KC Farm School

Story by Dave Eckert

After a long and unpredictable winter, spring has official spung here in Kansas City. That has me thinking of planting my fresh herbs, tomatoes, and peppers. It also has me thinking of the people who do that, and so much more, every day. I dug a little deeper into one such organization recently-The KC Farm School at Gibbs Road. I was privileged enough to get a private tour there recently and came away more than a little impressed. Here’s hoping this article makes an impression on you.

Co-Founder and Executive Director Alicia Ellingsworth shared some of her thoughts about the farm, its mission, the amazing things it’s been able to accomplish, and the even brighter future it envisions. “We started the organization to bring people together on the farm, to grow food and to grow hope. The need to grow food and teach others how to grow their own food is so important,” Ellingsworth shared. Ellingsworth moved to Kansas City in 2009 to work with Cultivate KC, another farm-based charity. After nine years there, Ellingsworth left to pursue a dream that would become The KC Farm School at Gibbs Road. “During the summer of 2018, I met up with Jennifer Thomas, a neighbor of the farm and a Turner High School science teacher. Encouraged by Chef Michael Foust, we began dreaming and inviting people to meet us at the farm to discover what we might do there. By that same December, Jennifer and I had pulled together our mission, vision, and our board of members. We submitted our application for nonprofit status, and launched a brand-new organization, KC Farm School at Gibbs Road,” Ellingsworth recalled.

The school started with its initial three acres, but recently purchased another 11 across the road from the original property. “We see these fourteen acres as an ecosystem where everything works together to create harmony and food for so many. We don’t own a tractor and we don’t till the land, instead we build soil as    we add compost, leaves, and other organic matter. By leaving the soil in place, we don’t disturb the life within it,” Ellingsworth shared. Ellingsworth says the KC Farm School at Gibbs Road has a mission to empower individuals through on-farm, hands-on experiences and vocational education, connecting them to the land, food, themselves, and their communities. “In simple terms, we grow food and teach others how to grow food. We have educational programming for pre-K through adult, including Ag Explorers for the littles, Jr. Growers summer camp, and our Farm Apprenticeship for ages 13-18 years-old,” Ellingsworth said. There is also Let’s Grow Wyandotte, a food sovereignty program providing support, seeds, and plants for 400 households and their backyard gardens, on-farm farmer’s markets each Wednesday, May-November, and a Community Supported Agriculture program which donates to local food pantries. “As co-founder and Executive Director, it’s my job to make sure my staff has what they need to do their jobs. We move forward through the consensus model and share leadership and decision-making authority with all staff. In just three years, we’ve seen 30,000 visitors come through the farm, clocked over 7500 volunteer hours, and provided nearly 5,000 hours of job skills training and farm apprentice education,” Ellingsworth stated.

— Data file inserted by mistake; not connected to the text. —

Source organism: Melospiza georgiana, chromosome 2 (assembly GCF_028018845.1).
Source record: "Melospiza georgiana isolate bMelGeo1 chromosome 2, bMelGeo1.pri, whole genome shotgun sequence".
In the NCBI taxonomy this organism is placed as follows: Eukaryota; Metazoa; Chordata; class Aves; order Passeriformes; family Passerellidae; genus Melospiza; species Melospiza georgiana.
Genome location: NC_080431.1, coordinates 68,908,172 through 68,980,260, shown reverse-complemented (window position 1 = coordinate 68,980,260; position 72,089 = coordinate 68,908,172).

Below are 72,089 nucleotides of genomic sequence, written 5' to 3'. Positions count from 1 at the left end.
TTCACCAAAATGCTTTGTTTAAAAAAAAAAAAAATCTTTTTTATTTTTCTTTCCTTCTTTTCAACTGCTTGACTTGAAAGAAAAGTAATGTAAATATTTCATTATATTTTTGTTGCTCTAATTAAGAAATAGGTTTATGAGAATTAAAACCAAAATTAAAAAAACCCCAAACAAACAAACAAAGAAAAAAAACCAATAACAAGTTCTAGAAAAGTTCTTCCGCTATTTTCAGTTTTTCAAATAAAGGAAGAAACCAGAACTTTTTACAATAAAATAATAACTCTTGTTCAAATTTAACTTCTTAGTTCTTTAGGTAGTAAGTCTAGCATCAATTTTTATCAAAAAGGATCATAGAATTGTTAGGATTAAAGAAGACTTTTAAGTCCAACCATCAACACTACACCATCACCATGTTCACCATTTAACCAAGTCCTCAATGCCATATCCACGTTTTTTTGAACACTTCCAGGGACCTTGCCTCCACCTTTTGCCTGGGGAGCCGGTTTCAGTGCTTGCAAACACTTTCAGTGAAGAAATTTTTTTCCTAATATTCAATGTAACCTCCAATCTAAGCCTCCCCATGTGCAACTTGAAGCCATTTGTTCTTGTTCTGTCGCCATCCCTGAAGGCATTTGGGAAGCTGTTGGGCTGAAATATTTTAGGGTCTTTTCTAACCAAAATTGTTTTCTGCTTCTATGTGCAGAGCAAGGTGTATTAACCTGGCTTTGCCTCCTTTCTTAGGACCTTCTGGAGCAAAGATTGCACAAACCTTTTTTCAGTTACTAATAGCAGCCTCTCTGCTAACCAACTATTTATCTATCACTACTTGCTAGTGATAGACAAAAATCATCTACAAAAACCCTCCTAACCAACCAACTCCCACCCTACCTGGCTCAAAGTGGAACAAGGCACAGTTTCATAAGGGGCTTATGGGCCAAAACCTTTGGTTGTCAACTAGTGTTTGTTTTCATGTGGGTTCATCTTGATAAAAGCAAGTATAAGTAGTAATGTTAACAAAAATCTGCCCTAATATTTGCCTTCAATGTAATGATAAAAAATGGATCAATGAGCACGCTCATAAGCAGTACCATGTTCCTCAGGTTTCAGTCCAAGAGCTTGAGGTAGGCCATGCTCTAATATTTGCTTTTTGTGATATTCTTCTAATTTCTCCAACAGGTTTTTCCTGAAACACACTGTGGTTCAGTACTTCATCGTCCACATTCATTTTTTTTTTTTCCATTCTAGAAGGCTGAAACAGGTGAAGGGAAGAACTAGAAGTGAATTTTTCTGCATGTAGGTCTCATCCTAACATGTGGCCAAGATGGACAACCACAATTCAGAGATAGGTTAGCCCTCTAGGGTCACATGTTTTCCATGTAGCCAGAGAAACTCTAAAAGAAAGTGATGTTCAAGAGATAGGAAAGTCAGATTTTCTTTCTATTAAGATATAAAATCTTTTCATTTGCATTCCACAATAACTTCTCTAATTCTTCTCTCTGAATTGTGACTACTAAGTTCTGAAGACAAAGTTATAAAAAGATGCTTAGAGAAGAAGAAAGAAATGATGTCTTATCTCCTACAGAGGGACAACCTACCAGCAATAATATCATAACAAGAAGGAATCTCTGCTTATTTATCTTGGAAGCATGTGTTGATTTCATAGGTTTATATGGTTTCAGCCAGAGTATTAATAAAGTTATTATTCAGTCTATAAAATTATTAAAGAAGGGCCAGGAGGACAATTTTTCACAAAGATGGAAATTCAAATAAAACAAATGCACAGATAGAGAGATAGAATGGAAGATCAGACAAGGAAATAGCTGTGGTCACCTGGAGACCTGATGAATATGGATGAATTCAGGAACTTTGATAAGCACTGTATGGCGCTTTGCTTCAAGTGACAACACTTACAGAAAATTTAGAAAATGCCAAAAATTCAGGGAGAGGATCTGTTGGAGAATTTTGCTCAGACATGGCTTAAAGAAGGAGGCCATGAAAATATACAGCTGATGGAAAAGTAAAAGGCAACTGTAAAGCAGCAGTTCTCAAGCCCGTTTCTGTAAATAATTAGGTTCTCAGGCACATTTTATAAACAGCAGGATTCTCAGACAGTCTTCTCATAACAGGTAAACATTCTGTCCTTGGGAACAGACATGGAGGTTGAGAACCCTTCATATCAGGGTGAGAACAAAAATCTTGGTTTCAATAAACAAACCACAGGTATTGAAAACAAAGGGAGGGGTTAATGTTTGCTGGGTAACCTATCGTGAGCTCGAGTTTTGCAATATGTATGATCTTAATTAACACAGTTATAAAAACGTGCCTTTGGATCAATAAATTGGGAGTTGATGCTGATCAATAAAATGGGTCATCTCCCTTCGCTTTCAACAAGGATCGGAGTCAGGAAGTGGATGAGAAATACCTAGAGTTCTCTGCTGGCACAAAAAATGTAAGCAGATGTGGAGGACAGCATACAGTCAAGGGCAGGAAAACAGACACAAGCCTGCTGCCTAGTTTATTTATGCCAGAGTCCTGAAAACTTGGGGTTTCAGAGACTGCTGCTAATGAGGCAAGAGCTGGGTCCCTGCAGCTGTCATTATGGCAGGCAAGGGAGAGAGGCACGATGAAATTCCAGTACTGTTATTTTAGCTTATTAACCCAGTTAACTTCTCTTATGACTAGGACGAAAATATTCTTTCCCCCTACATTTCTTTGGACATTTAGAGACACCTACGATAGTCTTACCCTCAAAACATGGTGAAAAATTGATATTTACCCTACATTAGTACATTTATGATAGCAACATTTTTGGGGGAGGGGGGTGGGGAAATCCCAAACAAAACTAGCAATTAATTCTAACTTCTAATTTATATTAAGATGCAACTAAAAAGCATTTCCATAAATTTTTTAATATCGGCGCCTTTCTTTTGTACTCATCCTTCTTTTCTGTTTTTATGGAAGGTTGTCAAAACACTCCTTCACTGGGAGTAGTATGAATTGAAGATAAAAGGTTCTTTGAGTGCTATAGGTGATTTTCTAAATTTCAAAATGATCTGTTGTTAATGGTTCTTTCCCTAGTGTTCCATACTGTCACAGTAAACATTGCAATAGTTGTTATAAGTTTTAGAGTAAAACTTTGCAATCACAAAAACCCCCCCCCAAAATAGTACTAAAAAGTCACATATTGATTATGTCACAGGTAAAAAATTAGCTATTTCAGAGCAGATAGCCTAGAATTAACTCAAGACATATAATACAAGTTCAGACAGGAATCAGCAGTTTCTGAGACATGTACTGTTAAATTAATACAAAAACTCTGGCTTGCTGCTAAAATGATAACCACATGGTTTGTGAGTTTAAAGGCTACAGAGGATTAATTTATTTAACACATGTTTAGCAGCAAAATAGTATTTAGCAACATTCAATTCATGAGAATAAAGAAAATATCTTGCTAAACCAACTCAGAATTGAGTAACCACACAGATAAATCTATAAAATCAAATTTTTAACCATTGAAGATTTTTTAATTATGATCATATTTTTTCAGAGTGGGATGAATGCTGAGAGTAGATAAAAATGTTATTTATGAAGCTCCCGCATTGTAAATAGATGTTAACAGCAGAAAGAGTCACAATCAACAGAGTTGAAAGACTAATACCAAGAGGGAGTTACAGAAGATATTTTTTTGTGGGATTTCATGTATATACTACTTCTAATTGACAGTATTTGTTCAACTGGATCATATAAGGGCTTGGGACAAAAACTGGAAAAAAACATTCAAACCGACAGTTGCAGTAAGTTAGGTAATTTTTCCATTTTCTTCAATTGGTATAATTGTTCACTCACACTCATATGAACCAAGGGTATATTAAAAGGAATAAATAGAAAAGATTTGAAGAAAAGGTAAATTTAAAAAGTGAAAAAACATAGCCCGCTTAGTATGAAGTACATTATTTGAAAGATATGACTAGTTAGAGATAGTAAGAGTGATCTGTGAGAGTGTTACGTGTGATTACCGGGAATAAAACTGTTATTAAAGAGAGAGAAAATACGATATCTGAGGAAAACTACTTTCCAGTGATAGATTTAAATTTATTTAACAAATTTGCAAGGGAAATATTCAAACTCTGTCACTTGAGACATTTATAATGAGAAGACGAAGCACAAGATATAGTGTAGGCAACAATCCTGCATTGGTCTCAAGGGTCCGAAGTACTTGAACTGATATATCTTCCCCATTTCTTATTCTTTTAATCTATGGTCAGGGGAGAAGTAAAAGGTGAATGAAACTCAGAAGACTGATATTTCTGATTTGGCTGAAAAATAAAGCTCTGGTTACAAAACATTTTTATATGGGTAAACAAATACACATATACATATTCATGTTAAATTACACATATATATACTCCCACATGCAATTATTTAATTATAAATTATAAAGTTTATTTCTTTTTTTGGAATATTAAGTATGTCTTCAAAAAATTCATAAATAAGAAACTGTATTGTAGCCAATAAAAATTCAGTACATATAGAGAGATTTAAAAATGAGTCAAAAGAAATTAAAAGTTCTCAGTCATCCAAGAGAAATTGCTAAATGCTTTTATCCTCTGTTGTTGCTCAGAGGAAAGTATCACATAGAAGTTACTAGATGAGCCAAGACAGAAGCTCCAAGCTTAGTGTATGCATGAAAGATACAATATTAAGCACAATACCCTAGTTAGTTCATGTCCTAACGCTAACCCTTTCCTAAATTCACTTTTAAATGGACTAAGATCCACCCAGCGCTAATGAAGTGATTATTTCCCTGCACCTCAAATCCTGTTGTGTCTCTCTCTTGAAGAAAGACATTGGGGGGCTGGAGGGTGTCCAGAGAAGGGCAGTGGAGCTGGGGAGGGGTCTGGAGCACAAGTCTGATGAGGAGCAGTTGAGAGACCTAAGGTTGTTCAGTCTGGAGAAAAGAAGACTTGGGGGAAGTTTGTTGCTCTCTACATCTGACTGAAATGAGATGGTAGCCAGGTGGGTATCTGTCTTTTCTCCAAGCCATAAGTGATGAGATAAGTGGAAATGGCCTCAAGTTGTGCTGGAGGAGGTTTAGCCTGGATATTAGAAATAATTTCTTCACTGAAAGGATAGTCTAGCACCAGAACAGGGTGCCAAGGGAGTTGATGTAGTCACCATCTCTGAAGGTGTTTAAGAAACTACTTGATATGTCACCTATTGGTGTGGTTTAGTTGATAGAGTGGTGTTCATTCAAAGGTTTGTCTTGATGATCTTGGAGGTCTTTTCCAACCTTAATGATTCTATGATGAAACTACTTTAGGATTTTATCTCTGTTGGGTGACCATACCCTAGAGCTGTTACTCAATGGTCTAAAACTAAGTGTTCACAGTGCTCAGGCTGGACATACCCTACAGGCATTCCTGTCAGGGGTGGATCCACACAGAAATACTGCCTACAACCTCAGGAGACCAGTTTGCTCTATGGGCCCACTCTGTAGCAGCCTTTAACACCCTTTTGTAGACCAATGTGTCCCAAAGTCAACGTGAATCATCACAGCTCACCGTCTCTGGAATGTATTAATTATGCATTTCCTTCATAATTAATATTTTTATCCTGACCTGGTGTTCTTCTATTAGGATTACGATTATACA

Ellingsworth says her greatest rewards come from the children who sometimes squeal with excitement when she shares a new concept with them, or hands them screen-printed t-shirts, and she says there’s always room for you to get in on those rewards too. “We welcome volunteers year-round. We host field trips, birthday parties, and corporate team-building days in addition to our many educational opportunities. The weekly market is a great time to visit as are our spring plant sales on April 16 and May 7,” Ellingsworth shared. Reach out to sydney@kcfarmschool.org to schedule a visit, volunteer, or to learn more. Yep, spring has definitely sprung, and I couldn’t be happier.